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11 Responses to “Using JDBC Connection Pools with NetBeans 6, JRuby RoR, MySQL and Glassfish”

  1. on 12 Sep 2007 at 12:01 am Jay

    Nice work, Lou!

  2. on 12 Sep 2007 at 12:24 am Amit

    Hello

    I am Amit, NetBeans Community Docs coordinator. It would be nice if you could consider contributing this doc of yours to the NetBeans Community Docs wiki at http://wiki.netbeans.org/wiki/view/CommunityDocs

    If you want me to do it for you, just let me know and drop me a mail at amitksaha at netbeans dot org

    Hope to see your contribution soon.

    Thanks
    Amit

  3. on 12 Sep 2007 at 1:34 am Amit

    Hi lou, referring to my earlier comment, I take back the request. The reason being you work for Sun, and Community docs wiki contributions should come from non-sun people.

    Thanks Amit

  4. on 12 Sep 2007 at 7:31 am Lou

    Jay, I forgot to attribute you on this, at least as an inspiration for your tweets on a clustered Glassfish configuration with postgres connection pools. Perhaps he will bless us with a blog entry in his spare time!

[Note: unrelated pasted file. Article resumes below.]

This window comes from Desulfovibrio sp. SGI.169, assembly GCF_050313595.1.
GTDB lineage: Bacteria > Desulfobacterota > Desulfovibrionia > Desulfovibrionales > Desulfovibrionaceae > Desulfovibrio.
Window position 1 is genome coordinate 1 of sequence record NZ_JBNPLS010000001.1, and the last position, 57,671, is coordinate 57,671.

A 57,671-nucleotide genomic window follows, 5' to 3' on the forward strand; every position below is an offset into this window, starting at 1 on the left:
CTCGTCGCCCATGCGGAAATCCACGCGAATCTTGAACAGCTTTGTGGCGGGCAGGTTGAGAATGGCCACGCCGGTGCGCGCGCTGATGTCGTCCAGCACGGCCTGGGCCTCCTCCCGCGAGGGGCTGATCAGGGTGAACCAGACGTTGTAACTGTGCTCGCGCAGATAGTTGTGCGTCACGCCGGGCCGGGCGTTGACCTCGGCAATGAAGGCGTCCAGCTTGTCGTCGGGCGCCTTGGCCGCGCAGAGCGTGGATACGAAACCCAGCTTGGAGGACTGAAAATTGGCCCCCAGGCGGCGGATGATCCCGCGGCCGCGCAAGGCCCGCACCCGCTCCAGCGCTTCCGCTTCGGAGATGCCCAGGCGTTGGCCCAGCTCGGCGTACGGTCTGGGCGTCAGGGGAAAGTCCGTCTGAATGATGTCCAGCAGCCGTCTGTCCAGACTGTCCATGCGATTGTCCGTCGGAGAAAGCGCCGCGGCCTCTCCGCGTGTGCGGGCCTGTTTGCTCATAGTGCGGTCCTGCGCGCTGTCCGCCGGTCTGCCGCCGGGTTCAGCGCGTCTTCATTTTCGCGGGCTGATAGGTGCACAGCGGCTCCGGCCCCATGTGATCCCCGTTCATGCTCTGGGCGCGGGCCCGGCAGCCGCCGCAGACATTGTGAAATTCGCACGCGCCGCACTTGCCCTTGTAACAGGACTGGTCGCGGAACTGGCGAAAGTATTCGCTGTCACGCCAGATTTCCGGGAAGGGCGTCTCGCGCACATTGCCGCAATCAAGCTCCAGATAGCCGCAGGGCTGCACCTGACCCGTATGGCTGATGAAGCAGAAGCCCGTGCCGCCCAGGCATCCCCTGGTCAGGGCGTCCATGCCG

5. on 12 Sep 2007 at 9:47 am Arun Gupta

    The missing step is intentional as the pure Ruby adapter works fine for MySQL with ActiveRecord-JDBC as documented here: http://blogs.sun.com/arungupta/entry/activerecord_jdbc_0_5_simplified

  6. on 12 Sep 2007 at 9:48 am Arun Gupta

    And a simplified configuration is available at:

    http://blogs.sun.com/arungupta/entry/totd_9_using_jdbc_connection

  7. on 12 Sep 2007 at 10:06 am Lou

    Arun, you must have the mysql connector jar in your classpath for Active-Record JDBC to work with MySQL connector. In my case, on the Mac, its in my /Library/Java/Extensions directory, since I have so many tools that rely on this. The jar must be somewhere in my classpath.

    Also, I’ve verified that the modifications to the environment.rb file are always required if you are using the JRuby interpreter, although NetBeans will make these modifications if you tell it you are using JDBC on the project creation panel.

  8. […] Posted by ernok Thu, 13 Sep 2007 19:30:00 GMT Bei Datenbank-intensiven Applikationen (z.B. Ruby on Rails) ist Connection Pooling wichtig, um den Overhead für den Aufbau der DB-Verbindungen zu minimieren, kurze Latenzzeiten zu erreichen und allgemein die Last auf den Servern niedrig zu halten. Wie das mit JRuby, Rails, mysql und Glassfish geht, zeigt hier hier Lou Springer von Sun. […]

  9. on 23 Aug 2008 at 11:48 am Lou

    Note Ikai Lan’s excellent article on JDBC connection pooling with Glassfish: “JDBC Connection Pooling for Rails on Glassfish”

  10. […] Ikai Lan’s excellent article “JDBC Connection Pooling for Rails on Glassfish” obsoletes my September 2007 article on this subject. […]

  11. […] http://blog.louspringer.com/2007/09/11/using-jdbc-connection-pools-with-netbeans-6-jruby-ror-mysql-and-glassfish/ […]